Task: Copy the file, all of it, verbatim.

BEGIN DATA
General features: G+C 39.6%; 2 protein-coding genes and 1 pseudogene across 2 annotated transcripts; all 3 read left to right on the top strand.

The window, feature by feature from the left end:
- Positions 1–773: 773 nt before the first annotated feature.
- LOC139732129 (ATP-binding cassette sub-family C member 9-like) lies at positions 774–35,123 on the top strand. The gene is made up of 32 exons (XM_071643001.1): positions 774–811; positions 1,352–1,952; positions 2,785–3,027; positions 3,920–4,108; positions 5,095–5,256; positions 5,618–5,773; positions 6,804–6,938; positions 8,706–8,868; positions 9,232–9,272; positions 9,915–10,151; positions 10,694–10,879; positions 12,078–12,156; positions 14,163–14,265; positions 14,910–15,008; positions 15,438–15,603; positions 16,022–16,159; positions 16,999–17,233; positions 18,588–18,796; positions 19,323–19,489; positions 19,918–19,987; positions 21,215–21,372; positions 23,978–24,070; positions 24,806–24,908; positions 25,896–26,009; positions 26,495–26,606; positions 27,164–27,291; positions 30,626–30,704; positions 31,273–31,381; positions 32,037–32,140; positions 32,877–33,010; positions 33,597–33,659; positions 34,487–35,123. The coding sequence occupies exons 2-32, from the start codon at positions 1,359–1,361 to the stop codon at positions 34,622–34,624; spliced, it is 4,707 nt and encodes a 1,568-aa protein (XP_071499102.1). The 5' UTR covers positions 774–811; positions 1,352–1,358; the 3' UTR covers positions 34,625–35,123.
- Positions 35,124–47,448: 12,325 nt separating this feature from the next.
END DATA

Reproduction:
General features: G+C 39.6%; 2 protein-coding genes and 1 pseudogene across 2 annotated transcripts; all 3 read left to right on the top strand.

The window, feature by feature from the left end:
- Positions 1–773: 773 nt before the first annotated feature.
- LOC139732129 (ATP-binding cassette sub-family C member 9-like) lies at positions 774–35,123 on the top strand. The gene is made up of 32 exons (XM_071643001.1): positions 774–811; positions 1,352–1,952; positions 2,785–3,027; positions 3,920–4,108; positions 5,095–5,256; positions 5,618–5,773; positions 6,804–6,938; positions 8,706–8,868; positions 9,232–9,272; positions 9,915–10,151; positions 10,694–10,879; positions 12,078–12,156; positions 14,163–14,265; positions 14,910–15,008; positions 15,438–15,603; positions 16,022–16,159; positions 16,999–17,233; positions 18,588–18,796; positions 19,323–19,489; positions 19,918–19,987; positions 21,215–21,372; positions 23,978–24,070; positions 24,806–24,908; positions 25,896–26,009; positions 26,495–26,606; positions 27,164–27,291; positions 30,626–30,704; positions 31,273–31,381; positions 32,037–32,140; positions 32,877–33,010; positions 33,597–33,659; positions 34,487–35,123. The coding sequence occupies exons 2-32, from the start codon at positions 1,359–1,361 to the stop codon at positions 34,622–34,624; spliced, it is 4,707 nt and encodes a 1,568-aa protein (XP_071499102.1). The 5' UTR covers positions 774–811; positions 1,352–1,358; the 3' UTR covers positions 34,625–35,123.
- Positions 35,124–47,448: 12,325 nt separating this feature from the next.